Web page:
10.3.2 Rubefacients, topical NSAIDs, capsaicin, and poultices
|Ibuprofen 5% gel
- Topical NSAIDs may be considered as additional pain relief for people with knee or hand osteoarthritis. Topical NSAIDs should be considered before oral NSAIDs.
- All topical NSAIDS are considered equally efficacious.
- Patients should be advised against excessive exposure to sunlight of area treated in order to avoid possibility of photosensitivity.
- The evidence available does not support the use of topical rubefacients in acute or chronic musculoskeletal pain.
- Evidence to support the use of use of topical capsaicin is limited.
- A preparation containing capsaicin 0.025% (Zacin® cream) can be considered as an adjunct in hand or knee osteoarthritis. It may need to be used for 4 weeks before pain is relieved; pain relief usually starts within the first week of treatment and increases with continuing regular application (four times daily). Stop if ineffective after being used correctly for 4-6 weeks.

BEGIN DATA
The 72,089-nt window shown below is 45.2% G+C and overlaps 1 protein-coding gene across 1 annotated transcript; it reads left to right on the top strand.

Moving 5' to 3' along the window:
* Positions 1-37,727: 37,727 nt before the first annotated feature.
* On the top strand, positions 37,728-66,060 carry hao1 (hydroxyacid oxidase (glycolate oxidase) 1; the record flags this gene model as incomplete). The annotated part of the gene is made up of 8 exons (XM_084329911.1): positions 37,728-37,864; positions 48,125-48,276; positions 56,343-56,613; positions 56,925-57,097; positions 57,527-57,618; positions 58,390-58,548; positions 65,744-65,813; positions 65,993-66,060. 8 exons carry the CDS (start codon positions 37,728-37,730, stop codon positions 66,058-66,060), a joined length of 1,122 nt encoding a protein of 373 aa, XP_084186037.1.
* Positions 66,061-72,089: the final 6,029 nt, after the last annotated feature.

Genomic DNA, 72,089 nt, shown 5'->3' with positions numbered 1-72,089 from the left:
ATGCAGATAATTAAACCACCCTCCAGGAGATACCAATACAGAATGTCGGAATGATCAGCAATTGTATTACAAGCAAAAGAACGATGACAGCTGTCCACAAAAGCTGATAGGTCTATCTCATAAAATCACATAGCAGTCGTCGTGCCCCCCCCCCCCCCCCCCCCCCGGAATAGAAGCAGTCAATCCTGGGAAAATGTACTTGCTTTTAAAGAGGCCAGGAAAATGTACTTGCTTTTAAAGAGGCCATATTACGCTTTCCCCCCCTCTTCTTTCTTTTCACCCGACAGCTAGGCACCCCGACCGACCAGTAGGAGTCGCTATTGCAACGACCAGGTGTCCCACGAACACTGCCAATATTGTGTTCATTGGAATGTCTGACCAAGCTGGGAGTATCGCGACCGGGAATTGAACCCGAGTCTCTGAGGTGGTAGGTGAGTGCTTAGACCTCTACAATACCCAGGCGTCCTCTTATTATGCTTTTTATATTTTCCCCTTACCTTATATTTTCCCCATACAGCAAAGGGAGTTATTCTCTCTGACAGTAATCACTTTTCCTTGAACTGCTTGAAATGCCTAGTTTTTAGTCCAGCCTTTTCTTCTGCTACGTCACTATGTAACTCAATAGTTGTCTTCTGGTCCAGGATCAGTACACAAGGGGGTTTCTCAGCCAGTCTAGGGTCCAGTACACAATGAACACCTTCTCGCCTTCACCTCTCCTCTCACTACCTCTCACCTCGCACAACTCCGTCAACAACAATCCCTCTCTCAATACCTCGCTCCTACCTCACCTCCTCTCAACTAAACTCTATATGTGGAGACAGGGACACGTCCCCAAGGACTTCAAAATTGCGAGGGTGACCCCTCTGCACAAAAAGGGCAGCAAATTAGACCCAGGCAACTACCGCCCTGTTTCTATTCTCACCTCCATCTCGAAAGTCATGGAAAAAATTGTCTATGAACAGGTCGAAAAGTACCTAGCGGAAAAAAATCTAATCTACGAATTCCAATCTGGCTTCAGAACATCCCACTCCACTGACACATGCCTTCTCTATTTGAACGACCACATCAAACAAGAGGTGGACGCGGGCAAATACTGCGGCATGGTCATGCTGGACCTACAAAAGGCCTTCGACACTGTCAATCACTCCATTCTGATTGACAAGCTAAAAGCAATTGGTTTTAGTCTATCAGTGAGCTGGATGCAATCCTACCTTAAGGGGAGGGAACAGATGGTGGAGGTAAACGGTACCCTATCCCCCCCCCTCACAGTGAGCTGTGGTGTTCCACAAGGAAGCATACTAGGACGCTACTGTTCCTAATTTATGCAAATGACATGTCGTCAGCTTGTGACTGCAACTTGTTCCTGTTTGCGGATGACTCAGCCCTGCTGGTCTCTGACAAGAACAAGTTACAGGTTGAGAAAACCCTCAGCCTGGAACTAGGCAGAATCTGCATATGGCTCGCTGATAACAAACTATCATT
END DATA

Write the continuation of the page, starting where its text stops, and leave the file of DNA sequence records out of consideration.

- A capsaicin 0.075% cream (Axsain®) is licensed for the symptomatic relief of postherpetic neuralgia after lesions have healed, and for the relief of painful diabetic neuropathy. Capsaicin 0.075% cream requires specialist input for application in painful diabetic neuropathy. NICE also recommend capsaicin 0.075% cream for people with localised neuropathic pain who wish to avoid, or cannot tolerate, oral treatments – see 4.7.3
- Kaolin poultices are not recommended for prescribing on the NHS.